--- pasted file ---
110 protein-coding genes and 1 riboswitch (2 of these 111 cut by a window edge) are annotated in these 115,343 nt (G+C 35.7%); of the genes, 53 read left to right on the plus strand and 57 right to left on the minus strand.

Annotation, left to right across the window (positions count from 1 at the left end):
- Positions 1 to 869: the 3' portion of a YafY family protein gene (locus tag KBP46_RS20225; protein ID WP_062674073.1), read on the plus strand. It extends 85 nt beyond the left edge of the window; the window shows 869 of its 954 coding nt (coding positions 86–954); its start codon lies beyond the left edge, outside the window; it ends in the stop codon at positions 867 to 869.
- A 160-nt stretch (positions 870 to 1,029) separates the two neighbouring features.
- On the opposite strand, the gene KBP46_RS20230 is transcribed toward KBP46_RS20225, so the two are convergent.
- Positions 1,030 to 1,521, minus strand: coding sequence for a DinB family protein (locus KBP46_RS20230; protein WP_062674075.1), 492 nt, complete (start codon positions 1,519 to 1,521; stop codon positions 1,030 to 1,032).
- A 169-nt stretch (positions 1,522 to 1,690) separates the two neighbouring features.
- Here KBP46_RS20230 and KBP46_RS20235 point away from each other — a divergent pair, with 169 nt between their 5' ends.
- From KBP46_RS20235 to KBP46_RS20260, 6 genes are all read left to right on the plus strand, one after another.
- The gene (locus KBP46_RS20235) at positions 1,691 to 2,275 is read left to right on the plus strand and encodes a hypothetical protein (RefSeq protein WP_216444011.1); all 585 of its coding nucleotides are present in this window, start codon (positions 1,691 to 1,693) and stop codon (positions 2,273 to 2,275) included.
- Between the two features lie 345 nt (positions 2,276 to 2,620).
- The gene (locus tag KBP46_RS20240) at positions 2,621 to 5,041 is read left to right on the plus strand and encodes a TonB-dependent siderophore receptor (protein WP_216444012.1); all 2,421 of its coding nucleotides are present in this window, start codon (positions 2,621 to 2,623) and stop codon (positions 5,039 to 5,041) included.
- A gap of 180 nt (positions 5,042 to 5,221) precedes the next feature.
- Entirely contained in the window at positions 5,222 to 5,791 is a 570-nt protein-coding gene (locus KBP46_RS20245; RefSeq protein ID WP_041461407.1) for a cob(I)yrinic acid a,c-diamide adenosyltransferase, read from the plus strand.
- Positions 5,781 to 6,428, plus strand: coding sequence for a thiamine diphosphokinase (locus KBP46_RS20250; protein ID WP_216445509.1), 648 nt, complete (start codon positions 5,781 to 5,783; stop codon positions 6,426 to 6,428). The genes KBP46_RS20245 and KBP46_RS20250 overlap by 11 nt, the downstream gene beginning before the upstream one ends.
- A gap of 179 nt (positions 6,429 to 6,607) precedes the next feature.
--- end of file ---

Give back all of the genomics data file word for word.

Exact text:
110 protein-coding genes and 1 riboswitch (2 of these 111 cut by a window edge) are annotated in these 115,343 nt (G+C 35.7%); of the genes, 53 read left to right on the plus strand and 57 right to left on the minus strand.

Annotation, left to right across the window (positions count from 1 at the left end):
- Positions 1 to 869: the 3' portion of a YafY family protein gene (locus tag KBP46_RS20225; protein ID WP_062674073.1), read on the plus strand. It extends 85 nt beyond the left edge of the window; the window shows 869 of its 954 coding nt (coding positions 86–954); its start codon lies beyond the left edge, outside the window; it ends in the stop codon at positions 867 to 869.
- A 160-nt stretch (positions 870 to 1,029) separates the two neighbouring features.
- On the opposite strand, the gene KBP46_RS20230 is transcribed toward KBP46_RS20225, so the two are convergent.
- Positions 1,030 to 1,521, minus strand: coding sequence for a DinB family protein (locus KBP46_RS20230; protein WP_062674075.1), 492 nt, complete (start codon positions 1,519 to 1,521; stop codon positions 1,030 to 1,032).
- A 169-nt stretch (positions 1,522 to 1,690) separates the two neighbouring features.
- Here KBP46_RS20230 and KBP46_RS20235 point away from each other — a divergent pair, with 169 nt between their 5' ends.
- From KBP46_RS20235 to KBP46_RS20260, 6 genes are all read left to right on the plus strand, one after another.
- The gene (locus KBP46_RS20235) at positions 1,691 to 2,275 is read left to right on the plus strand and encodes a hypothetical protein (RefSeq protein WP_216444011.1); all 585 of its coding nucleotides are present in this window, start codon (positions 1,691 to 1,693) and stop codon (positions 2,273 to 2,275) included.
- Between the two features lie 345 nt (positions 2,276 to 2,620).
- The gene (locus tag KBP46_RS20240) at positions 2,621 to 5,041 is read left to right on the plus strand and encodes a TonB-dependent siderophore receptor (protein WP_216444012.1); all 2,421 of its coding nucleotides are present in this window, start codon (positions 2,621 to 2,623) and stop codon (positions 5,039 to 5,041) included.
- A gap of 180 nt (positions 5,042 to 5,221) precedes the next feature.
- Entirely contained in the window at positions 5,222 to 5,791 is a 570-nt protein-coding gene (locus KBP46_RS20245; RefSeq protein ID WP_041461407.1) for a cob(I)yrinic acid a,c-diamide adenosyltransferase, read from the plus strand.
- Positions 5,781 to 6,428, plus strand: coding sequence for a thiamine diphosphokinase (locus KBP46_RS20250; protein ID WP_216445509.1), 648 nt, complete (start codon positions 5,781 to 5,783; stop codon positions 6,426 to 6,428). The genes KBP46_RS20245 and KBP46_RS20250 overlap by 11 nt, the downstream gene beginning before the upstream one ends.
- A gap of 179 nt (positions 6,429 to 6,607) precedes the next feature.